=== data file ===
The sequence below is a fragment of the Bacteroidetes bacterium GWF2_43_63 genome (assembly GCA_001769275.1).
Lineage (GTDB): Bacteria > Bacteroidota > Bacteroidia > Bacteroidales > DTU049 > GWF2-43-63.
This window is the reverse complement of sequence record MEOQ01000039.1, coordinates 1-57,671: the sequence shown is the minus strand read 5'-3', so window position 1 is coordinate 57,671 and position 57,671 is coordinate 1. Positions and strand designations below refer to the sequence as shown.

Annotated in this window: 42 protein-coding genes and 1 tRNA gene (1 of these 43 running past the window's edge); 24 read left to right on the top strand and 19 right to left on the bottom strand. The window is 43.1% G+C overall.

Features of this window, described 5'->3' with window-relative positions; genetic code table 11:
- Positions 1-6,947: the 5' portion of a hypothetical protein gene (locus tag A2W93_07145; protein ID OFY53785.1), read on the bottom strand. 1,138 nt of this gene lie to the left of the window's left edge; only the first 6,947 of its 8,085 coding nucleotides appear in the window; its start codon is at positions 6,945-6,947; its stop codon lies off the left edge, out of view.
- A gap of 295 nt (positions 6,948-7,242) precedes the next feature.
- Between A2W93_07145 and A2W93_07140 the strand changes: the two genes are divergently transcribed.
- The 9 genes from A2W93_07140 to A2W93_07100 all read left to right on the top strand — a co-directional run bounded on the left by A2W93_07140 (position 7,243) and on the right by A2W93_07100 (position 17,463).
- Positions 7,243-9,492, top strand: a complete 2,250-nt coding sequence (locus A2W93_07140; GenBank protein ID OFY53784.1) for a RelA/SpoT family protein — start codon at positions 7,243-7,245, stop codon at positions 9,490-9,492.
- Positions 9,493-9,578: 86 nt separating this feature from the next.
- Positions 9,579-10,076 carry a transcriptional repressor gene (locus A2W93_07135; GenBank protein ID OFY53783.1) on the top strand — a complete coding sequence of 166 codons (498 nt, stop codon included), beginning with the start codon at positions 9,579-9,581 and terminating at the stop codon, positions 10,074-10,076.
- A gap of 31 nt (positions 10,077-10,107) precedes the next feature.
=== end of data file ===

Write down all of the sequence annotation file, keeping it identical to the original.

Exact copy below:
The sequence below is a fragment of the Bacteroidetes bacterium GWF2_43_63 genome (assembly GCA_001769275.1).
Lineage (GTDB): Bacteria > Bacteroidota > Bacteroidia > Bacteroidales > DTU049 > GWF2-43-63.
This window is the reverse complement of sequence record MEOQ01000039.1, coordinates 1-57,671: the sequence shown is the minus strand read 5'-3', so window position 1 is coordinate 57,671 and position 57,671 is coordinate 1. Positions and strand designations below refer to the sequence as shown.

Annotated in this window: 42 protein-coding genes and 1 tRNA gene (1 of these 43 running past the window's edge); 24 read left to right on the top strand and 19 right to left on the bottom strand. The window is 43.1% G+C overall.

Features of this window, described 5'->3' with window-relative positions; genetic code table 11:
- Positions 1-6,947: the 5' portion of a hypothetical protein gene (locus tag A2W93_07145; protein ID OFY53785.1), read on the bottom strand. 1,138 nt of this gene lie to the left of the window's left edge; only the first 6,947 of its 8,085 coding nucleotides appear in the window; its start codon is at positions 6,945-6,947; its stop codon lies off the left edge, out of view.
- A gap of 295 nt (positions 6,948-7,242) precedes the next feature.
- Between A2W93_07145 and A2W93_07140 the strand changes: the two genes are divergently transcribed.
- The 9 genes from A2W93_07140 to A2W93_07100 all read left to right on the top strand — a co-directional run bounded on the left by A2W93_07140 (position 7,243) and on the right by A2W93_07100 (position 17,463).
- Positions 7,243-9,492, top strand: a complete 2,250-nt coding sequence (locus A2W93_07140; GenBank protein ID OFY53784.1) for a RelA/SpoT family protein — start codon at positions 7,243-7,245, stop codon at positions 9,490-9,492.
- Positions 9,493-9,578: 86 nt separating this feature from the next.
- Positions 9,579-10,076 carry a transcriptional repressor gene (locus A2W93_07135; GenBank protein ID OFY53783.1) on the top strand — a complete coding sequence of 166 codons (498 nt, stop codon included), beginning with the start codon at positions 9,579-9,581 and terminating at the stop codon, positions 10,074-10,076.
- A gap of 31 nt (positions 10,077-10,107) precedes the next feature.